When GOP presidential candidates meet in Las Vegas tonight for their sixth debate, terrorism, foreign policy and national security are expected to be major topics.
Americans’ concerns about terrorism surged and ratings of the U.S. government’s handling of it plummeted following attacks in Paris and California.
The regulation of abortion may vary widely from country to country, but nearly all nations – 96% – allow women to terminate their pregnancies in order to save their lives.
The public has mixed reactions to the U.S. response to the influx of hundreds of thousands of migrants arriving in Europe in recent weeks.
As Congress prepares to vote on the Iran nuclear agreement, public support for the deal has declined. Currently, just 21% approve of the agreement on Iran’s nuclear program reached between the United States, Iran and other nations.
Rousseff’s political woes have raised the prospect of impeachment proceedings and brought out hundreds of thousands of protestors across the country on Sunday, many chanting “Dilma Out.”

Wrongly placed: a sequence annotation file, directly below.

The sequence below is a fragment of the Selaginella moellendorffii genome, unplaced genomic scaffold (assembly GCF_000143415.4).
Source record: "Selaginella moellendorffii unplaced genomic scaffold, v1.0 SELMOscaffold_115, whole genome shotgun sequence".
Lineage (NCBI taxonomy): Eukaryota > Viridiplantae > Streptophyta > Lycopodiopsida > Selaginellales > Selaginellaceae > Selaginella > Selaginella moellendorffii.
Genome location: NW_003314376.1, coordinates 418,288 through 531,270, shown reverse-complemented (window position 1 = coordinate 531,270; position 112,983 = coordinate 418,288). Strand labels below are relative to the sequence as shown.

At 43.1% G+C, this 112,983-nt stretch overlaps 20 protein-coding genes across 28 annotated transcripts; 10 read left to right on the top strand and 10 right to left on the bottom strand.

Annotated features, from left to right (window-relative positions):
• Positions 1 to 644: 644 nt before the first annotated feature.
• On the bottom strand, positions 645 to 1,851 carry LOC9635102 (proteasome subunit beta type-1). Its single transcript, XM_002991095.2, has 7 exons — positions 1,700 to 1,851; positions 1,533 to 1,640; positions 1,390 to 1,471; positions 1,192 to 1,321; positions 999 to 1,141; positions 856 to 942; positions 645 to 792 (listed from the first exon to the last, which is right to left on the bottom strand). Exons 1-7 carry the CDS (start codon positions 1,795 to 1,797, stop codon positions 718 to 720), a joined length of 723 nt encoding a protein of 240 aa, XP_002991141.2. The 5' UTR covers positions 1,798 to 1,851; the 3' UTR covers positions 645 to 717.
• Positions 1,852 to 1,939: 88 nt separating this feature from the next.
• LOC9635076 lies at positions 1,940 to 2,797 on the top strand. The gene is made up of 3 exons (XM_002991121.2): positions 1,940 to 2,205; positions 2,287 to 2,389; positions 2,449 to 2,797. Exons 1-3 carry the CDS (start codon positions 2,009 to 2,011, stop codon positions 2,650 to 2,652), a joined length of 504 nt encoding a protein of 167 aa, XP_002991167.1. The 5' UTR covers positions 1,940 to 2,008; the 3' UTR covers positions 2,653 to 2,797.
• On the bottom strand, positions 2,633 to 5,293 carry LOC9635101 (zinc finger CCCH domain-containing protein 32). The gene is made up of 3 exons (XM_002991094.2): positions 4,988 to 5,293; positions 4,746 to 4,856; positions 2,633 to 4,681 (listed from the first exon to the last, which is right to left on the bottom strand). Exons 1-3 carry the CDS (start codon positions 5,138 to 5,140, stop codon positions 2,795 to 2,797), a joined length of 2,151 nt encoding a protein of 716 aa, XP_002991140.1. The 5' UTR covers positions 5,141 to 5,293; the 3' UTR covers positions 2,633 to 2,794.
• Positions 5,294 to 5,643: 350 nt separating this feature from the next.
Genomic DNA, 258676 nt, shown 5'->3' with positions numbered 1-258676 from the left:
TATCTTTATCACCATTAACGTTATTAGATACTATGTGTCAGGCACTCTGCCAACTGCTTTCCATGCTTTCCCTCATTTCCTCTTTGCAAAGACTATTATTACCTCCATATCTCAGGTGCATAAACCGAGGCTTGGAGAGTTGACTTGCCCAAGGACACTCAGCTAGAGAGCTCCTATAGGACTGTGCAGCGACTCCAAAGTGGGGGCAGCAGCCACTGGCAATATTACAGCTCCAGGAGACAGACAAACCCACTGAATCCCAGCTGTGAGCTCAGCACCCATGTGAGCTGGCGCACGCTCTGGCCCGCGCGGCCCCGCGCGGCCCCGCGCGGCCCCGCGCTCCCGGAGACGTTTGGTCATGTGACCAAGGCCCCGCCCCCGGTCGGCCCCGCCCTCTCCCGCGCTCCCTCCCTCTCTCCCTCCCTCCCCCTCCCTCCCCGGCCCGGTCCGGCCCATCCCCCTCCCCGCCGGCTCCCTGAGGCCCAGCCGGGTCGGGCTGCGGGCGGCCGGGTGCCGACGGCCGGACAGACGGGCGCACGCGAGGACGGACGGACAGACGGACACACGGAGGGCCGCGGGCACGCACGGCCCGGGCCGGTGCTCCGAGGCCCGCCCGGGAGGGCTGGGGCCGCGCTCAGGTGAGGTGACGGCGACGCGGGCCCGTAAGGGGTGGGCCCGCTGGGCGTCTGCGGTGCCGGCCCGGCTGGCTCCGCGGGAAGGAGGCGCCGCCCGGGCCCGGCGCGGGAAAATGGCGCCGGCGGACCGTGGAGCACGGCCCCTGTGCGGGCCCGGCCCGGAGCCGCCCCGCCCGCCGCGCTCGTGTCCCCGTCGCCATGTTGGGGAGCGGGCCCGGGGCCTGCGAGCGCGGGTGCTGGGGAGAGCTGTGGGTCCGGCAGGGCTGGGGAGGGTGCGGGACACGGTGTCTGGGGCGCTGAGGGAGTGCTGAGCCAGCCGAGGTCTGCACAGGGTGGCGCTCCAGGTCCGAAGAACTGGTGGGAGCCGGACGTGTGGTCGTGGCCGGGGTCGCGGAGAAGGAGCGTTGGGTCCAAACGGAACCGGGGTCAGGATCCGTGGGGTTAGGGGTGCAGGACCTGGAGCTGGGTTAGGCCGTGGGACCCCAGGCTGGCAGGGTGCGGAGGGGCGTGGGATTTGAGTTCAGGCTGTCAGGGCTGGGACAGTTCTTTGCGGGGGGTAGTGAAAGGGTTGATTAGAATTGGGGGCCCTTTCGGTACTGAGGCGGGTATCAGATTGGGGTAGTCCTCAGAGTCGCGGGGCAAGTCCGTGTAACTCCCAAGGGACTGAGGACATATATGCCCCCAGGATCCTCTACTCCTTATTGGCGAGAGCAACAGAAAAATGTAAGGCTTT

Nearly three-quarters of U.S. adults (73%) say they approve of the U.S. renewing ties with Cuba. A similar median of 77% across five Latin American countries surveyed also approve of this action.
This first use of a nuclear weapon by any nation has long divided Americans and Japanese. Americans have consistently approved of this attack and have said it was justified. The Japanese have not. But opinions are changing: Americans are less and less supportive of their use of atomic weapons, and the Japanese are more and more opposed.
More Americans disapprove than approve of the deal struck last week by the U.S., Iran and five other nations to limit Iran’s nuclear program. Americans also have little confidence that Iran’s leaders will uphold their side of the agreement.
In the U.S., support for restoring ties with Cuba rose across nearly all partisan groups, as the two countries moved this week to end more than 50 years of diplomatic conflict.